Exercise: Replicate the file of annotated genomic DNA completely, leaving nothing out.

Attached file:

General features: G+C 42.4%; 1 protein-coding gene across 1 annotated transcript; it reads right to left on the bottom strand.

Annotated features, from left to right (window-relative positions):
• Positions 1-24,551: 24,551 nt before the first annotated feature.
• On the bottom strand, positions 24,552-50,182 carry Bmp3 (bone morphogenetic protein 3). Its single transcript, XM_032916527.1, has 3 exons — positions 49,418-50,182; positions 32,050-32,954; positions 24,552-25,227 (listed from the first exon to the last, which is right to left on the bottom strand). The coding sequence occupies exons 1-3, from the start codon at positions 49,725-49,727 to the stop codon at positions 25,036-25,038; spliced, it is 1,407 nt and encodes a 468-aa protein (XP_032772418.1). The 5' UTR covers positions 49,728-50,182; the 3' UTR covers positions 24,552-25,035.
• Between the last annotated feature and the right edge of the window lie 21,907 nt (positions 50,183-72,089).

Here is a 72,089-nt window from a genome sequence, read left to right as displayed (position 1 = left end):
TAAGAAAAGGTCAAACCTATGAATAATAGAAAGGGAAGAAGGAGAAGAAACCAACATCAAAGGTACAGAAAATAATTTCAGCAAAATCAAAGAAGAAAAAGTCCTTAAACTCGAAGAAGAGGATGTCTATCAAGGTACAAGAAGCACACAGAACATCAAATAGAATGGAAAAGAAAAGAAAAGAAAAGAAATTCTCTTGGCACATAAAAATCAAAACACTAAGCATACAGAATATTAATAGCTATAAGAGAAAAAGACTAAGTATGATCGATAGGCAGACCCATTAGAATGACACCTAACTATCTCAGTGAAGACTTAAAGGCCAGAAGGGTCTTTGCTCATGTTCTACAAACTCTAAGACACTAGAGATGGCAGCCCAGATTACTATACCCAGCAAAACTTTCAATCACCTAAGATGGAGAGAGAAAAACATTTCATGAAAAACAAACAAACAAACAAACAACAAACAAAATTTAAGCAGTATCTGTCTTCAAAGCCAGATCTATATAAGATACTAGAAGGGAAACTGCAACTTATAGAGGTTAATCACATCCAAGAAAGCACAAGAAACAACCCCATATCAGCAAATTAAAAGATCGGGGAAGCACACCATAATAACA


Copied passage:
General features: G+C 42.4%; 1 protein-coding gene across 1 annotated transcript; it reads right to left on the bottom strand.

Annotated features, from left to right (window-relative positions):
• Positions 1-24,551: 24,551 nt before the first annotated feature.
• On the bottom strand, positions 24,552-50,182 carry Bmp3 (bone morphogenetic protein 3). Its single transcript, XM_032916527.1, has 3 exons — positions 49,418-50,182; positions 32,050-32,954; positions 24,552-25,227 (listed from the first exon to the last, which is right to left on the bottom strand). The coding sequence occupies exons 1-3, from the start codon at positions 49,725-49,727 to the stop codon at positions 25,036-25,038; spliced, it is 1,407 nt and encodes a 468-aa protein (XP_032772418.1). The 5' UTR covers positions 49,728-50,182; the 3' UTR covers positions 24,552-25,035.
• Between the last annotated feature and the right edge of the window lie 21,907 nt (positions 50,183-72,089).

Here is a 72,089-nt window from a genome sequence, read left to right as displayed (position 1 = left end):
TAAGAAAAGGTCAAACCTATGAATAATAGAAAGGGAAGAAGGAGAAGAAACCAACATCAAAGGTACAGAAAATAATTTCAGCAAAATCAAAGAAGAAAAAGTCCTTAAACTCGAAGAAGAGGATGTCTATCAAGGTACAAGAAGCACACAGAACATCAAATAGAATGGAAAAGAAAAGAAAAGAAAAGAAATTCTCTTGGCACATAAAAATCAAAACACTAAGCATACAGAATATTAATAGCTATAAGAGAAAAAGACTAAGTATGATCGATAGGCAGACCCATTAGAATGACACCTAACTATCTCAGTGAAGACTTAAAGGCCAGAAGGGTCTTTGCTCATGTTCTACAAACTCTAAGACACTAGAGATGGCAGCCCAGATTACTATACCCAGCAAAACTTTCAATCACCTAAGATGGAGAGAGAAAAACATTTCATGAAAAACAAACAAACAAACAAACAACAAACAAAATTTAAGCAGTATCTGTCTTCAAAGCCAGATCTATATAAGATACTAGAAGGGAAACTGCAACTTATAGAGGTTAATCACATCCAAGAAAGCACAAGAAACAACCCCATATCAGCAAATTAAAAGATCGGGGAAGCACACCATAATAACA